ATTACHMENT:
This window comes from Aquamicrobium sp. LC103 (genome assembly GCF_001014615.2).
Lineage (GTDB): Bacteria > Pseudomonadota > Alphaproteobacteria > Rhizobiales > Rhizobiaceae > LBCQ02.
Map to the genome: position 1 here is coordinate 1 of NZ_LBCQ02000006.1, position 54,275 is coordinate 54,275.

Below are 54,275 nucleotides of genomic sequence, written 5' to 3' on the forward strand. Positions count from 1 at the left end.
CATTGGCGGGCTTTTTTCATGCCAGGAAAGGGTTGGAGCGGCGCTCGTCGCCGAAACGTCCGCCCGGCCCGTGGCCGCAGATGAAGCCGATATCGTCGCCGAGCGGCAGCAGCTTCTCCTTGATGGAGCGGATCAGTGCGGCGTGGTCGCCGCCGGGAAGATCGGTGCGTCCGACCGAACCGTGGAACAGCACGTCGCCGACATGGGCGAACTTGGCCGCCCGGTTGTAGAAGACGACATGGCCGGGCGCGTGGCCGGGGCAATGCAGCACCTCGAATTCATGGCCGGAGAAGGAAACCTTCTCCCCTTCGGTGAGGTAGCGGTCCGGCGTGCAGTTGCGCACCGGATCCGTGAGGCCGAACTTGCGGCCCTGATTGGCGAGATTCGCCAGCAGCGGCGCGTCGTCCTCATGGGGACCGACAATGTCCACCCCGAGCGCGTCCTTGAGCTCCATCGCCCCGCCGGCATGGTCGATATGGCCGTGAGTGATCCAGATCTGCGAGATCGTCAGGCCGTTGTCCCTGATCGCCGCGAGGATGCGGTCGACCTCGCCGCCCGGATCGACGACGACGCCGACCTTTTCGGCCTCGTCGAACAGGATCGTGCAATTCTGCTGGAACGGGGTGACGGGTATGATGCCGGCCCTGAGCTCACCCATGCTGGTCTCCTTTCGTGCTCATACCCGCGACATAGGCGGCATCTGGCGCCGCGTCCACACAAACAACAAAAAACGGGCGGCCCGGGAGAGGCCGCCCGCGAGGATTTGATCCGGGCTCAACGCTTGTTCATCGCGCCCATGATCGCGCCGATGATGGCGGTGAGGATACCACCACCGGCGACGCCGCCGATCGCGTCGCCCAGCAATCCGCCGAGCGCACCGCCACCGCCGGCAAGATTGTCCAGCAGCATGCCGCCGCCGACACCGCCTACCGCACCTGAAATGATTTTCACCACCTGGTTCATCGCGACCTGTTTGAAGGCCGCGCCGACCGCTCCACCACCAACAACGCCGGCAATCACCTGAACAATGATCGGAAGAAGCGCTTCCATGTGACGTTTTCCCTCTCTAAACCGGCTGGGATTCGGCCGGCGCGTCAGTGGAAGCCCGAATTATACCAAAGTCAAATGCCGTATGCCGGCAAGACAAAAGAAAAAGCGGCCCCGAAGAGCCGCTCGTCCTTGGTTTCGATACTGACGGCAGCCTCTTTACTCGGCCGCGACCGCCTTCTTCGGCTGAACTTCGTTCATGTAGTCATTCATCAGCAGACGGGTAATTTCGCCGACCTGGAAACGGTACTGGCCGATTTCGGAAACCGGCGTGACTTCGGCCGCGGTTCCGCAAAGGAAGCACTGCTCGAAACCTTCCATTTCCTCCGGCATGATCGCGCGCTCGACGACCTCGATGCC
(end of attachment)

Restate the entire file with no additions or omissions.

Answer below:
This window comes from Aquamicrobium sp. LC103 (genome assembly GCF_001014615.2).
Lineage (GTDB): Bacteria > Pseudomonadota > Alphaproteobacteria > Rhizobiales > Rhizobiaceae > LBCQ02.
Map to the genome: position 1 here is coordinate 1 of NZ_LBCQ02000006.1, position 54,275 is coordinate 54,275.

Below are 54,275 nucleotides of genomic sequence, written 5' to 3' on the forward strand. Positions count from 1 at the left end.
CATTGGCGGGCTTTTTTCATGCCAGGAAAGGGTTGGAGCGGCGCTCGTCGCCGAAACGTCCGCCCGGCCCGTGGCCGCAGATGAAGCCGATATCGTCGCCGAGCGGCAGCAGCTTCTCCTTGATGGAGCGGATCAGTGCGGCGTGGTCGCCGCCGGGAAGATCGGTGCGTCCGACCGAACCGTGGAACAGCACGTCGCCGACATGGGCGAACTTGGCCGCCCGGTTGTAGAAGACGACATGGCCGGGCGCGTGGCCGGGGCAATGCAGCACCTCGAATTCATGGCCGGAGAAGGAAACCTTCTCCCCTTCGGTGAGGTAGCGGTCCGGCGTGCAGTTGCGCACCGGATCCGTGAGGCCGAACTTGCGGCCCTGATTGGCGAGATTCGCCAGCAGCGGCGCGTCGTCCTCATGGGGACCGACAATGTCCACCCCGAGCGCGTCCTTGAGCTCCATCGCCCCGCCGGCATGGTCGATATGGCCGTGAGTGATCCAGATCTGCGAGATCGTCAGGCCGTTGTCCCTGATCGCCGCGAGGATGCGGTCGACCTCGCCGCCCGGATCGACGACGACGCCGACCTTTTCGGCCTCGTCGAACAGGATCGTGCAATTCTGCTGGAACGGGGTGACGGGTATGATGCCGGCCCTGAGCTCACCCATGCTGGTCTCCTTTCGTGCTCATACCCGCGACATAGGCGGCATCTGGCGCCGCGTCCACACAAACAACAAAAAACGGGCGGCCCGGGAGAGGCCGCCCGCGAGGATTTGATCCGGGCTCAACGCTTGTTCATCGCGCCCATGATCGCGCCGATGATGGCGGTGAGGATACCACCACCGGCGACGCCGCCGATCGCGTCGCCCAGCAATCCGCCGAGCGCACCGCCACCGCCGGCAAGATTGTCCAGCAGCATGCCGCCGCCGACACCGCCTACCGCACCTGAAATGATTTTCACCACCTGGTTCATCGCGACCTGTTTGAAGGCCGCGCCGACCGCTCCACCACCAACAACGCCGGCAATCACCTGAACAATGATCGGAAGAAGCGCTTCCATGTGACGTTTTCCCTCTCTAAACCGGCTGGGATTCGGCCGGCGCGTCAGTGGAAGCCCGAATTATACCAAAGTCAAATGCCGTATGCCGGCAAGACAAAAGAAAAAGCGGCCCCGAAGAGCCGCTCGTCCTTGGTTTCGATACTGACGGCAGCCTCTTTACTCGGCCGCGACCGCCTTCTTCGGCTGAACTTCGTTCATGTAGTCATTCATCAGCAGACGGGTAATTTCGCCGACCTGGAAACGGTACTGGCCGATTTCGGAAACCGGCGTGACTTCGGCCGCGGTTCCGCAAAGGAAGCACTGCTCGAAACCTTCCATTTCCTCCGGCATGATCGCGCGCTCGACGACCTCGATGCC